I agree with Stewart that the coverage of the game and the commentary with it was not great; neither were the questions asked of the major players and the manager. Why is this? It has to do with two things: a lack of knowledge of the game, and a lack of poetry in the hearts of commentators. Even if they might know something of the game, they don’t give the impression that they love it. That’s a shame. I watched the game last night, and I thought it was high drama. This twenty two year old kid, this demi-god, pitched with Authority. He was very impressive. The Manager, Jack McKeon, said this of his young pitcher, Josh Beckett: "This guy has got the guts of a burglar."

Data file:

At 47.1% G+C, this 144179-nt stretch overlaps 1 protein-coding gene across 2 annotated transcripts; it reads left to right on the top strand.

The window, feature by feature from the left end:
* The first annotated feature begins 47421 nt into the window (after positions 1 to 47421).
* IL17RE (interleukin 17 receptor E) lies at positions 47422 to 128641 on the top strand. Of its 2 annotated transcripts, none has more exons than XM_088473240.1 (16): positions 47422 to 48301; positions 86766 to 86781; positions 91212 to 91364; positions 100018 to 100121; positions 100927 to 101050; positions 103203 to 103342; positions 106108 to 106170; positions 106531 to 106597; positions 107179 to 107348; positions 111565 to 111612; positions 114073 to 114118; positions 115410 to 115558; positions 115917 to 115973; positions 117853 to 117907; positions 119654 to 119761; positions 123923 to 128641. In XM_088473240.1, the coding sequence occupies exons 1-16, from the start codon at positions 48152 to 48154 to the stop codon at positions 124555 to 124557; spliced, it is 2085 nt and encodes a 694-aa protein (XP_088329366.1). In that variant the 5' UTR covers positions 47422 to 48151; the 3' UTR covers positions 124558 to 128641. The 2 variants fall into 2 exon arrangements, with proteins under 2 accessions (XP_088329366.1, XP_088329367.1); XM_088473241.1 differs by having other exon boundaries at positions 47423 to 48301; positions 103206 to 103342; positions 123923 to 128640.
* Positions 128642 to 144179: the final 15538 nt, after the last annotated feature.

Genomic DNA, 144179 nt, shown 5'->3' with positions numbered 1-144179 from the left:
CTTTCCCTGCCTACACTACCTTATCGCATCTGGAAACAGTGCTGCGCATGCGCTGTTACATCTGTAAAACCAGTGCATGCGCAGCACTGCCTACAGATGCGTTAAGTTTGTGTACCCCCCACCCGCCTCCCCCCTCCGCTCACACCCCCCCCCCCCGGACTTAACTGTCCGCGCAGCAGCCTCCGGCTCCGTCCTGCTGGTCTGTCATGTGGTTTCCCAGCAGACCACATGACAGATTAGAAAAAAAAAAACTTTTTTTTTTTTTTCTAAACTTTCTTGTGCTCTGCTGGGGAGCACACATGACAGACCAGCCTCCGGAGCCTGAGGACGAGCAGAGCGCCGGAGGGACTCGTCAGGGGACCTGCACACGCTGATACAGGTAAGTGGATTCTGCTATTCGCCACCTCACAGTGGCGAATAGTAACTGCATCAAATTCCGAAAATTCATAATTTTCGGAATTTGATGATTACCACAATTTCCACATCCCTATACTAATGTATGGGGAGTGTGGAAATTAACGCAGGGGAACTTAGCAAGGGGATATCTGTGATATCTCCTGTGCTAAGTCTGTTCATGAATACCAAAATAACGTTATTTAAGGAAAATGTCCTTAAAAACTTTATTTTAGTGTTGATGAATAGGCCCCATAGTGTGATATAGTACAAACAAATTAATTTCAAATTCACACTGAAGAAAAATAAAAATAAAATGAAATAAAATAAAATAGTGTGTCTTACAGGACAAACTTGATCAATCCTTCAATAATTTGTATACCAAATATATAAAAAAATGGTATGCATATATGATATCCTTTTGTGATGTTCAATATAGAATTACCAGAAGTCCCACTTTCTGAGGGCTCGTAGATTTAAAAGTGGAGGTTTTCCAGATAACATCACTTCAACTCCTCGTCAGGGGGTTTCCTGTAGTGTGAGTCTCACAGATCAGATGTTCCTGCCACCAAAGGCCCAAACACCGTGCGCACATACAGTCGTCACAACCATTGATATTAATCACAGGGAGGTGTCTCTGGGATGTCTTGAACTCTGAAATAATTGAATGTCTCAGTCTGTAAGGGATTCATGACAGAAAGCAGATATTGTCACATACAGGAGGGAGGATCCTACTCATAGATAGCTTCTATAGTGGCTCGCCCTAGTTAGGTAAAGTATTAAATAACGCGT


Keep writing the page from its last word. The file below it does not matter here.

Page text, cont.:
Furthermore, when he was asked after the game how he felt about winning the World Series, etc., Beckett said something like this: I’m glad it’s over, now I can go deer hunting. Is this guy for real? Sonnets should be crafted for the man; nothing complicated, just something about being smarter than you have right to be at that age, something about being a craftsman, something about the simplicity of excellence, something about courage. And what about that kid Cabrera and the old gray head, McKeon, maybe something should be said about how crabbed age and youth can live together and prosper? Let’s have some analysis, some poetry I say! Let’s take the sport of Americans and talk about virtue. Here is Agamemnon to the Greek princes: "Distinction, with a broad and powerful fan/Puffing at all, winnows the light away,/And what hath mass or matter by itself/Lies rich in virtue and unmigled."
Here is Thomas Boswell’s attempt at poetry in the WaPo.